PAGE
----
Campaigners from Unite, the UK’s biggest union, Justice for Domestic Workers (J4DW) and One Billion Rising UK gathered at Old Palace Yard, Westminster last Sunday 19 June to celebrate International Domestic Workers Day with a renewed call on the UK government to end tied visas for domestic workers.
Tied visas, which were introduced by the coalition government in 2012, have been roundly and continuously condemned by Unite, human rights groups, charities and Labour MPs for reintroducing a system of slavery of migrant domestic workers.
Under the current system migrant domestic workers cannot legally leave their employer and find new work, leaving thousands of workers potentially trapped in abusive situations.
Unite is urging David Cameron to give domestic workers back their rights and dignity which his government cruelly snatched when it abolished the 1998 Overseas Domestic Workers Visa.
It further calls on the Prime Minister to ratify the International Labour Organisation (ILO) Convention 189 on Decent Work for Domestic Workers to ensure a minimum standard of protection of this vulnerable workforce.
Sunday’s event was one of celebration, defiance and solidarity with speakers including Unite assistant general secretary, Diana Holland, Sean Bamford (Policy Officer European Union and International Relations of Trade Union Congress – TUC), Monique Wilson (One Billion Rising Global Director), Tanya Anastasiadis and Thea Tadiar Everley (One Billion Rising UK coordinators), Fiona MacTaggart (Labour MP for Slough), and Marissa Begonia (J4DW Coordinator). Moving testimonies on the lives of domestic workers were led by J4DW members Saroj Toppo (Chairperson J4DW UK), Rowena Rimpas and Noani Mukromin. Eliza Lizardo led members of J4DW in a rousing song and the event culminated with the energized dancing and call to Rise for Revolution – with the “Break The Chain” dance anthem of One Billion Rising. Moving tributes were also made for murdered Labour MP Jo Cox, who stood against all forms of social exclusion, and who fought against discrimination and oppression and exploitation in her political work.
Diana Holland Unite assistant general secretary said: “International Domestic Workers Day celebrates the achievements of domestic workers globally in winning an international labour standard to protect and empower these workers. Unite represents and campaigns with migrant domestic workers for justice.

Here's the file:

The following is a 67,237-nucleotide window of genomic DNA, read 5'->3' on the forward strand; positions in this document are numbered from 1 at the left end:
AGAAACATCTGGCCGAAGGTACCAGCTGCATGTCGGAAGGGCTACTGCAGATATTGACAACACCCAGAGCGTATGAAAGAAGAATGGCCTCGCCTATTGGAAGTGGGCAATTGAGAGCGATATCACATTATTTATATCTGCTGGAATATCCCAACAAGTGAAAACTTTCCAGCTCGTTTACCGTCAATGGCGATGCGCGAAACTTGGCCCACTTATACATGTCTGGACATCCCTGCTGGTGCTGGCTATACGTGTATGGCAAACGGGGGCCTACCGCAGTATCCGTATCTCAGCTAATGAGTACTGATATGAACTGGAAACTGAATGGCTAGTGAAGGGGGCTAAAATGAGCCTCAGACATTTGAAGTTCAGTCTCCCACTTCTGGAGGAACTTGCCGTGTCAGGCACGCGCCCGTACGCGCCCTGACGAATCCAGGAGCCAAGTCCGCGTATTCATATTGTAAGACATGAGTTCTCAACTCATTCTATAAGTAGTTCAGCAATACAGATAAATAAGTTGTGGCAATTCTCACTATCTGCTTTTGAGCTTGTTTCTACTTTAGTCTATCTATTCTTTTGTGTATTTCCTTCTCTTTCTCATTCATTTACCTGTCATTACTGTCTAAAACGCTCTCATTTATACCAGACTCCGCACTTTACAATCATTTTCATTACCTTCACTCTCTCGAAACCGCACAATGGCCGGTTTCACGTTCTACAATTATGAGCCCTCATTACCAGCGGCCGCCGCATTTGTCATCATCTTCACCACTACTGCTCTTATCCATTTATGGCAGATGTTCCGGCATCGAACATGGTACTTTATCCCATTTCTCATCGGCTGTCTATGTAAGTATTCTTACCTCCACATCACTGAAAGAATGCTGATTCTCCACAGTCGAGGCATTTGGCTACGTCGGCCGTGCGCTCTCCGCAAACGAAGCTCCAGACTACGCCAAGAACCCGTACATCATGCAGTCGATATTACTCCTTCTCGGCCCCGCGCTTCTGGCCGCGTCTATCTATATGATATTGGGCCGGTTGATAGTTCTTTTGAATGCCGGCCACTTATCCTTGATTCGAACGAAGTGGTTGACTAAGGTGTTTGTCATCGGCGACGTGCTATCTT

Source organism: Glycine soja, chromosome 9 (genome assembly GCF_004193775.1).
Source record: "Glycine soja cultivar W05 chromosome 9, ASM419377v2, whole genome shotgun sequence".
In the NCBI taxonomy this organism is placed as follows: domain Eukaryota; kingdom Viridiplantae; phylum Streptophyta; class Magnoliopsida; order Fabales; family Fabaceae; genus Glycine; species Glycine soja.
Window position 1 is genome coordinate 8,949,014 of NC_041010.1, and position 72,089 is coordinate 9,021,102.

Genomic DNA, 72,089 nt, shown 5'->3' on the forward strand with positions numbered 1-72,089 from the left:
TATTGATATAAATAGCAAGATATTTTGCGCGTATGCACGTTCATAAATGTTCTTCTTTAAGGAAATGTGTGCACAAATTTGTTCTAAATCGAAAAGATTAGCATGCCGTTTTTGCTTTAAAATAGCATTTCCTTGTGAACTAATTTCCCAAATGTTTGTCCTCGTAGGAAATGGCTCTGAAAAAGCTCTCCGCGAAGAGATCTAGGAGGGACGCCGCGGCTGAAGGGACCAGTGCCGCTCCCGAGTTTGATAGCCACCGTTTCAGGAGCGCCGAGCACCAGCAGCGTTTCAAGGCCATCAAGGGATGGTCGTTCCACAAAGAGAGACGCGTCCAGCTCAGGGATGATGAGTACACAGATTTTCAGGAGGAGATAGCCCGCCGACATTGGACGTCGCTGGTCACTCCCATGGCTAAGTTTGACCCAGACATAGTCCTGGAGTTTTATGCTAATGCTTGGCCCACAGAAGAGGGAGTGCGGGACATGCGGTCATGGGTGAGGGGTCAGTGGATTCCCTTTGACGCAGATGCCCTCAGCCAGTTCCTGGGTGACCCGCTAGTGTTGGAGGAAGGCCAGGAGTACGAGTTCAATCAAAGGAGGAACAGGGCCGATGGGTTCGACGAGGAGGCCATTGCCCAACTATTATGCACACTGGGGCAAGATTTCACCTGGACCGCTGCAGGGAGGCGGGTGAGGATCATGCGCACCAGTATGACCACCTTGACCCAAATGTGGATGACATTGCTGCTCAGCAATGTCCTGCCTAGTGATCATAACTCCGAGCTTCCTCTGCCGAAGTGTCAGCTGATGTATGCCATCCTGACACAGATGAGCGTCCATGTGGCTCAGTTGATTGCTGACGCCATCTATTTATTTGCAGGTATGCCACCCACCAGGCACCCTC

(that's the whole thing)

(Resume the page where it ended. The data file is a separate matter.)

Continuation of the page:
“Today we are calling for the UK government to play its part and ratify the ILO convention – achieving the minimum labour standard of protection every domestic worker worldwide should be able to count on. When Labour introduced migrant domestic workers rights in 1998, they ended modern day slavery.
“The coalition government turned back the clock on this tremendous advance, and we need action now to right this wrong.”
Marissa Begonia, Justice for Domestic Workers coordinator said: “The tied visa system has exposed this already vulnerable workforce to even greater risk of abuse and exploitation. The only way to protect and improve the precarious living conditions of migrant domestic workers is for the government to reinstate the rights of domestic workers and for the government to ratify the ILO Domestic Workers Convention 189 with immediate effect.”
Monique Wilson of One Billion Rising said: “State instituted exploitation must be fought against in all forms. Domestic work is work and must be recognized and respected as such. Workers are the life blood of countries that keep communities and societies going. We must rise against policies that continue that deny people their basic and fundamental human rights. We as a global movement, stand and rise in deepest solidarity with domestic workers in the UK – who have been the fuel and fire of One Billion Rising for the last four years – and with workers all over the world. We call on the world to rise in solidarity for their full human rights, their freedom, dignity, equality, their recognition and respect.”